Seven tips for document management success

Struggle to find files when you need them? Read on for seven tips for document management success.

It wasn’t long ago that we stored paperwork in folders and drawers. Most offices had at least one filing cabinet in which documents were organised in folders in alphabetical order. If you were organised in creating and keeping to your filing system, retrieving documents when you needed them was quick and easy. 

But increasingly today, we are moving to electronic documents and paperless offices – especially with remote and hybrid work become more common. This means an end of filing cabinets, and a new world of digital folders. 

And just like physical paperwork, it is essential to ensure you have a simple, clear filing system for your electronic documents. If not, you’ll struggle to locate them when you need them. 

To help you, in this article we share seven tips for document management success. 

1) Identify your document management needs

The first step is to understand how you will use your documents. How often will you need access to them? How long will you need to keep them for? Who will need access to them? What type of files will you need to store? And what software do you need to open them?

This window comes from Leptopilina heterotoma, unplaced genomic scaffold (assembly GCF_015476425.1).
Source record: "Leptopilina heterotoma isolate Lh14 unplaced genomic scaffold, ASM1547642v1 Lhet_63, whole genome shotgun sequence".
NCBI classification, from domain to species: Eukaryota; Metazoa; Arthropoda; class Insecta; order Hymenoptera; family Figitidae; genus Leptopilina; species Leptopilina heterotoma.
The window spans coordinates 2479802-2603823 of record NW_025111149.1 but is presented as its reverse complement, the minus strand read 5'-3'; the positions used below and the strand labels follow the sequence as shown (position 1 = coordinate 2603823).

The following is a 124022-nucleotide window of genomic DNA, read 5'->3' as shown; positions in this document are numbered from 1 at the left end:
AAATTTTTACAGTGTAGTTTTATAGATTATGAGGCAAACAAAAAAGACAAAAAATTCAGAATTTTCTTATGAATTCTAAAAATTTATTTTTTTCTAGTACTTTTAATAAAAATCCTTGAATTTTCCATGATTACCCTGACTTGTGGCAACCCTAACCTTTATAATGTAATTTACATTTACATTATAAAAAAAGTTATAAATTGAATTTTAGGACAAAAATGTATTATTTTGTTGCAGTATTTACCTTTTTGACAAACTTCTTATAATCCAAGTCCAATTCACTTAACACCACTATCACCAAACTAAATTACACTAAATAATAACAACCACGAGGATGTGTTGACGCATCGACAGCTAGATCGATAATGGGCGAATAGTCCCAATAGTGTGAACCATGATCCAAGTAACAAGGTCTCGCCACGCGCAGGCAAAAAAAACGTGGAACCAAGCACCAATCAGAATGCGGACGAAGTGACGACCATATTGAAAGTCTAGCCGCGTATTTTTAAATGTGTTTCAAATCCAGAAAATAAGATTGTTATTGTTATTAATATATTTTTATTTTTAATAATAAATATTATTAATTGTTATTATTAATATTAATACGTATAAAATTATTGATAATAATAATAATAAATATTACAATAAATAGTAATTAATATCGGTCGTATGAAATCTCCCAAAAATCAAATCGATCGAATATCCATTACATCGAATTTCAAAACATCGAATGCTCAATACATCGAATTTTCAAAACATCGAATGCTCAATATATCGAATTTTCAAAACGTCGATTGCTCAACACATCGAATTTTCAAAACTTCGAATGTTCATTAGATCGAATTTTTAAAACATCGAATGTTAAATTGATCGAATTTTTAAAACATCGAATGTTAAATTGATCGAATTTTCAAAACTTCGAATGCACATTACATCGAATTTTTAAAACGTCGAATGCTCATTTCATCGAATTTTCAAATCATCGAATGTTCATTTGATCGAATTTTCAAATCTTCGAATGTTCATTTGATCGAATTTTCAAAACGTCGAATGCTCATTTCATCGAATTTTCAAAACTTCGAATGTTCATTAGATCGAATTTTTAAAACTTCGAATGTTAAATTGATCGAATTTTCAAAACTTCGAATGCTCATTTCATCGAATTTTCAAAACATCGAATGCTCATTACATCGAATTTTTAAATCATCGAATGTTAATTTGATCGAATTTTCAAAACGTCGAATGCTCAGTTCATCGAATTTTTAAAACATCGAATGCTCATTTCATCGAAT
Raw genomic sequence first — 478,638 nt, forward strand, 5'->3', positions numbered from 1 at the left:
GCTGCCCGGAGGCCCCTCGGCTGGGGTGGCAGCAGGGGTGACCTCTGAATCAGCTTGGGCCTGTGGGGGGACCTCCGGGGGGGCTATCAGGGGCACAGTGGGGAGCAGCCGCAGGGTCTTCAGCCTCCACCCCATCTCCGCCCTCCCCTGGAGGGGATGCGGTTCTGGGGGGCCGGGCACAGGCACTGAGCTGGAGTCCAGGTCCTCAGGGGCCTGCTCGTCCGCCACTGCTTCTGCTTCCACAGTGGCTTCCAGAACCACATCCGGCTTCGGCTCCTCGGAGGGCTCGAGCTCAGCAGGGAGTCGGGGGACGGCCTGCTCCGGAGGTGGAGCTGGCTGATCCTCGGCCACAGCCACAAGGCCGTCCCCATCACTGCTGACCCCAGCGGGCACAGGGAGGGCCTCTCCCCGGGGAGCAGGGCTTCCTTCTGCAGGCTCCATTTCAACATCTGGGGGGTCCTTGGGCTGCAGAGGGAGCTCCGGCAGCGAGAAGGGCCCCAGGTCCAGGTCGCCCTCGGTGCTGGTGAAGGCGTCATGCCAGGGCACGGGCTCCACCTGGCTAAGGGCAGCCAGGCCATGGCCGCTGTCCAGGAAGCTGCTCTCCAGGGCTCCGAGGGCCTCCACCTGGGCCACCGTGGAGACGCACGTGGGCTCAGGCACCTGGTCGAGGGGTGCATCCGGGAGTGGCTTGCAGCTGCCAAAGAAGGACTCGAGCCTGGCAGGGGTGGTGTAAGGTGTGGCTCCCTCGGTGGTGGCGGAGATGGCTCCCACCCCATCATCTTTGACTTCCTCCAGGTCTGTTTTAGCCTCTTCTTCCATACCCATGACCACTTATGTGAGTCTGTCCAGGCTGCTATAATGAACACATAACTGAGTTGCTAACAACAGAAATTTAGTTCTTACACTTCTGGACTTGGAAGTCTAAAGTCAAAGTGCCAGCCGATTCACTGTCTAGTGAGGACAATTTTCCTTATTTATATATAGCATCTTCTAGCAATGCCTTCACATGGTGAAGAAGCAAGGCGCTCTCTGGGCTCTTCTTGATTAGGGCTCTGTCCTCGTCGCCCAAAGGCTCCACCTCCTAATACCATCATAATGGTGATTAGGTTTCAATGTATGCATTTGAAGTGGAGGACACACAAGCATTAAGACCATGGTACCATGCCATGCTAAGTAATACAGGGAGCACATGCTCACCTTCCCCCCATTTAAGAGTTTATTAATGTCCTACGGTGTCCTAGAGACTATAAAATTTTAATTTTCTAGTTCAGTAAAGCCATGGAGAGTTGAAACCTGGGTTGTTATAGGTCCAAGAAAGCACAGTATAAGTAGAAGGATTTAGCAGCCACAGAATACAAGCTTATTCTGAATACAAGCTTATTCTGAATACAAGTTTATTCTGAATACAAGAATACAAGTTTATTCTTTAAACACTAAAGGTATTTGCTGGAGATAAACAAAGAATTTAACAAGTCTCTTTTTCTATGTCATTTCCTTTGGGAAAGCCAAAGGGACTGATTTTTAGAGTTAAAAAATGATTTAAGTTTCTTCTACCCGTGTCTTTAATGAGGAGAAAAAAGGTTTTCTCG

It’s also important to consider the security levels you need. Some documents will be safe for people in your organisation to access and share freely, while others will require more safety levels, such as password protection, user restriction and encryption. For these you’ll need to establish protocols for accessing and sharing. 

2) Design your document management strategy

Next you need to design your document management strategy. This involves developing a plan for your organisation. Where are your documents stored? Who has responsibility for them? Who can retrieve them, when and how? And who is in charge of managing access and destroying them when appropriate? 

Think too about logical ways to structure your digital document storage. You no longer have physical filing cabinets with drawers of alphabetical folders. What’s the digital equivalent for your business? How can you ensure that all documents are stored and labeled in a way that is logical and simple for everyone to navigate? 

3) Select your document management software

Digital documents require storage, organisation and access, and for this you’ll need document management software. 

You need a system with enough capacity to cope with the volume of documents you may require, and the number of users accessing them. It will need to have the appropriate security levels for your business, too. 

Consider features like version control, access controls and search capabilities when making your choice. Check out the usability of systems too – is their structure logical and is retrieval and sharing easy? 

Explore employee management software that offers digital on-boarding and centralized data storage. This allows you to securely store all employee documents and certifications from the moment they are hired. With centralized data storage, you can access your documents from anywhere at anytime, making this an ideal solution for remote workers and multi-location businesses.

Also think about what other software you will need to enable everyone to use the system successfully. Do they have the software they need to create, open, edit share and protect electronic documents? 

4) Convert and index your documents